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Deceiving looks…

Amazing how people can look so sophisticated and smart and everything, that is until you hear them speak. No joke, I mean try to remember a time when a person you've never spoken to entranced you. However the second you conversed with him you realize that the dude is out there, really out there.

Still don't get it? Picture this scene: This new girl fascinates a kid. He's never spoken to her but he's sure she's smart, intelligent and a whole of other things that he actually isn't. When he speaks to her he finds that all the girl ever wants to talk about are concerning those go-to-bed-wearing-makeup-and-jewelry Indian T.V. serials and the Powerpuff Girls (no, seriously). Get it now? That's better.

This whole get-very-excited-before-actually-knowing-the-person-Syndrome has done me a lot of harm. The sight of a school principle carrying stupid looking, hairy, fluffy dog in her arms really impressed my father so much that he enrolled me into her crappy excuse of a school. The ensuing mayhem is too painful (and embarrassing) to be expressed in words.

This Syndrome not only applies on people but on everything. Take this example for instance. The advertisement for a coaching institute impressed me so that I once again got enrolled there (you're probably wondering what my results are with such dire educational decisions) and guess what? Wait, you already guessed didn't you? Yeah the place sucked.

Then there are these advertisements themselves that work on the basis of this Syndrome. Use enough flashy graphics (i.e. scantily clad girls) and exaggeration and you're sure to bag a few sorry idiots who'll buy the product. It's the marketing master plan of the century (I mean there are enough acne ridden fourteen years olds out there who think that buying Axe's deodorant is going to help them score big and that too only because of the flashy girls in the advert. These idiots don't understand that the girls are paid to coo over a guy they'd rather puke on).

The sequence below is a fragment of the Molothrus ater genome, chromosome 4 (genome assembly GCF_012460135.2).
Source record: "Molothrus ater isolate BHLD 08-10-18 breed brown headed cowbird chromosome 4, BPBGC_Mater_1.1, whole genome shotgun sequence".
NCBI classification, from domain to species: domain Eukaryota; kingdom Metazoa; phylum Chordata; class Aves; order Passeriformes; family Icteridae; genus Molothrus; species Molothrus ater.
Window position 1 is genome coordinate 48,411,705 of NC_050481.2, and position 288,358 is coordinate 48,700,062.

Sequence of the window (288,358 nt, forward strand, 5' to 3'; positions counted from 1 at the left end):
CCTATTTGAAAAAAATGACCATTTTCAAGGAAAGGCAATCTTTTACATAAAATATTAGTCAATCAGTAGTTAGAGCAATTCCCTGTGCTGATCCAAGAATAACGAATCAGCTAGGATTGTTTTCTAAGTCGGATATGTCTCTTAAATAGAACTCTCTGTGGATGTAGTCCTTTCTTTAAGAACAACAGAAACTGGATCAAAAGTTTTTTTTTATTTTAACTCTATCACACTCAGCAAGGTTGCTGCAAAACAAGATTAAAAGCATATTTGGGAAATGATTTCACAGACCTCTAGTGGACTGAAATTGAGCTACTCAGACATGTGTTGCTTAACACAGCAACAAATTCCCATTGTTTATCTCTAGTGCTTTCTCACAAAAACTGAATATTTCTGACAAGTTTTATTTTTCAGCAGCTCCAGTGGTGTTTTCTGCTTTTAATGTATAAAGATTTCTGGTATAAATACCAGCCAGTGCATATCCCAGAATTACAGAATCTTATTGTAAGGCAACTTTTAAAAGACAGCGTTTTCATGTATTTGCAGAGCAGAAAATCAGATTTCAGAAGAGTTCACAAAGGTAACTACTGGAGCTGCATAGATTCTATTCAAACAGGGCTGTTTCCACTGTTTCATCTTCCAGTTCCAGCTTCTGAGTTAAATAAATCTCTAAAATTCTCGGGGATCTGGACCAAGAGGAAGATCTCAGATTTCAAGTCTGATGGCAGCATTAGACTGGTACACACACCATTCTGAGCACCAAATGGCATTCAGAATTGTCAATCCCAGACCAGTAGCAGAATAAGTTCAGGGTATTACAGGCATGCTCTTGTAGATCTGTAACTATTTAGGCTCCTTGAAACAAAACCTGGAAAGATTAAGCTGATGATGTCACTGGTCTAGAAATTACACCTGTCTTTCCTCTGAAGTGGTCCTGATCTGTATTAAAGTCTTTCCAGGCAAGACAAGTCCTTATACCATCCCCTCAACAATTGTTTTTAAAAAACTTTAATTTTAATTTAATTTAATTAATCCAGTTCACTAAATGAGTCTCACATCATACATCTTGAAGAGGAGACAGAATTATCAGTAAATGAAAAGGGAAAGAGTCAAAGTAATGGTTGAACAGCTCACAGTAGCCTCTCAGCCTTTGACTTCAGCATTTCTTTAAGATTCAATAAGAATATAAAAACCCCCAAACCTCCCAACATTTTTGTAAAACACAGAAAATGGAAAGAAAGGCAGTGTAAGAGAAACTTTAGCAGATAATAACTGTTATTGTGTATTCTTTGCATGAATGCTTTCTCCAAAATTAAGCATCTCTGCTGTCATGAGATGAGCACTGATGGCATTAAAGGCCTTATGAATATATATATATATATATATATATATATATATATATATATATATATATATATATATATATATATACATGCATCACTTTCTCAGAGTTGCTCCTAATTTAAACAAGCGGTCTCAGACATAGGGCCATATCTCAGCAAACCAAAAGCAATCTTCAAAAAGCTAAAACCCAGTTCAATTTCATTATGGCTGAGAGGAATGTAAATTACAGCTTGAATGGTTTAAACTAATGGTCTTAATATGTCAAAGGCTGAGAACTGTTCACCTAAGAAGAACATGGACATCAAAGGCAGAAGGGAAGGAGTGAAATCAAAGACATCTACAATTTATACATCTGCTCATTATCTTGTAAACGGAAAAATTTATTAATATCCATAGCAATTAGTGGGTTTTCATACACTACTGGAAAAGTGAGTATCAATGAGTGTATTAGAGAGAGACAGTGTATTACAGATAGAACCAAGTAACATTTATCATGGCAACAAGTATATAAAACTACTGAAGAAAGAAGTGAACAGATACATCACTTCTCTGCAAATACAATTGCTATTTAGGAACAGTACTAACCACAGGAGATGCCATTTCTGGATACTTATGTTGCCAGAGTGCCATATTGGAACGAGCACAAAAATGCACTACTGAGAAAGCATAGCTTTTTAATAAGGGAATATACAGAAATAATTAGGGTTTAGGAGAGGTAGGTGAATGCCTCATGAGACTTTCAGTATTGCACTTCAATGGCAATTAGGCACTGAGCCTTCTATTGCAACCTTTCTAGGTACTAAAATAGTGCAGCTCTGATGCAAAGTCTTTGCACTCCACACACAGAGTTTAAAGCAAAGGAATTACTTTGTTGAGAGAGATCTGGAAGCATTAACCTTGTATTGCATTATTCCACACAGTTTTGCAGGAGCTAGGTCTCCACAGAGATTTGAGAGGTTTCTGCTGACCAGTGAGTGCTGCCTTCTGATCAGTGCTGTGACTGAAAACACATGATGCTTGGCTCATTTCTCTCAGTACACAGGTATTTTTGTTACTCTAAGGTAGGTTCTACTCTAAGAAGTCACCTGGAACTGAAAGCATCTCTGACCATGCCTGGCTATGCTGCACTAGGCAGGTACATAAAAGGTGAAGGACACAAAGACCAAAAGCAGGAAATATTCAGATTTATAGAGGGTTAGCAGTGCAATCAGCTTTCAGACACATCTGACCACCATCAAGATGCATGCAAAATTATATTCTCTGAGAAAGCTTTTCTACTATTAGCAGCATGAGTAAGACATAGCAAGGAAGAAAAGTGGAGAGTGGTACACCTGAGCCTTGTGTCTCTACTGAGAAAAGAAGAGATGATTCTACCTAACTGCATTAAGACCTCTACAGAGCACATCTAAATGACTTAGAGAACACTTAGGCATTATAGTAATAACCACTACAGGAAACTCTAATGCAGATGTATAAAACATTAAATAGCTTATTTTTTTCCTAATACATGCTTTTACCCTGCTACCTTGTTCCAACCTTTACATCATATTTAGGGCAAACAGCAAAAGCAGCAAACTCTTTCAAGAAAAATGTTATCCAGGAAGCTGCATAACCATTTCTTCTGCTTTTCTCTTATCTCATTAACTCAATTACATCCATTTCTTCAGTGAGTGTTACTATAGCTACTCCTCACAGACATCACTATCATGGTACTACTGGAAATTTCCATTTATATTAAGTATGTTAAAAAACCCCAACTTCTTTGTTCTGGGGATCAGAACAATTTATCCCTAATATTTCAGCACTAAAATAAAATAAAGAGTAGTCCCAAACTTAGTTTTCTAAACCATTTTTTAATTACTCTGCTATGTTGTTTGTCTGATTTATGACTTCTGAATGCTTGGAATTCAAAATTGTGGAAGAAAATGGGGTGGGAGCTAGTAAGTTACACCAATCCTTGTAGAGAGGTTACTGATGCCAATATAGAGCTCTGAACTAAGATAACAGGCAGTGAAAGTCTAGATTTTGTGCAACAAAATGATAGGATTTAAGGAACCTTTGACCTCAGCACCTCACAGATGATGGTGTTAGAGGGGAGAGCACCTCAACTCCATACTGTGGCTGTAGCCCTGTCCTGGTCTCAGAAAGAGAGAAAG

And haven't we all fallen for things that looked enticingly attractive on first sight. It might have been a beautiful dress on display for the girls or a video game with a good-looking cover for the boys. It's only later that we find out don't we? Let's not talk about the whole love at first sight crap. We all know how those things turn out.

There are enough examples out there to fill ten pages (only I can't think of them right now). Take this one for example. I know this guy who saw this other guy who had gotten pierced right above the left eye. Now the guy I'm talking about was so impressed an excited that he immediately got 750 TK and got one ring over his eye too (I found out from a another friend that the dude had almost peed when he'd seen the piercing gun, hehe, guess it isn't all that easy eh chump?). Then his understandably furious father had almost thrown him out of his house. See how deceiving these looks can be?

Then there are idiots who always follow the leader (i.e. do anything that everyone else is doing, regardless if they like it or not). This dude I know wasted a few thousand TK buying a cell phone that he'd seen only to find out that it was worse than the one he'd sold of to buy it. I'm sure there are few examples like these swirling in your head too. Yeah, I also know that most of them are concerning you.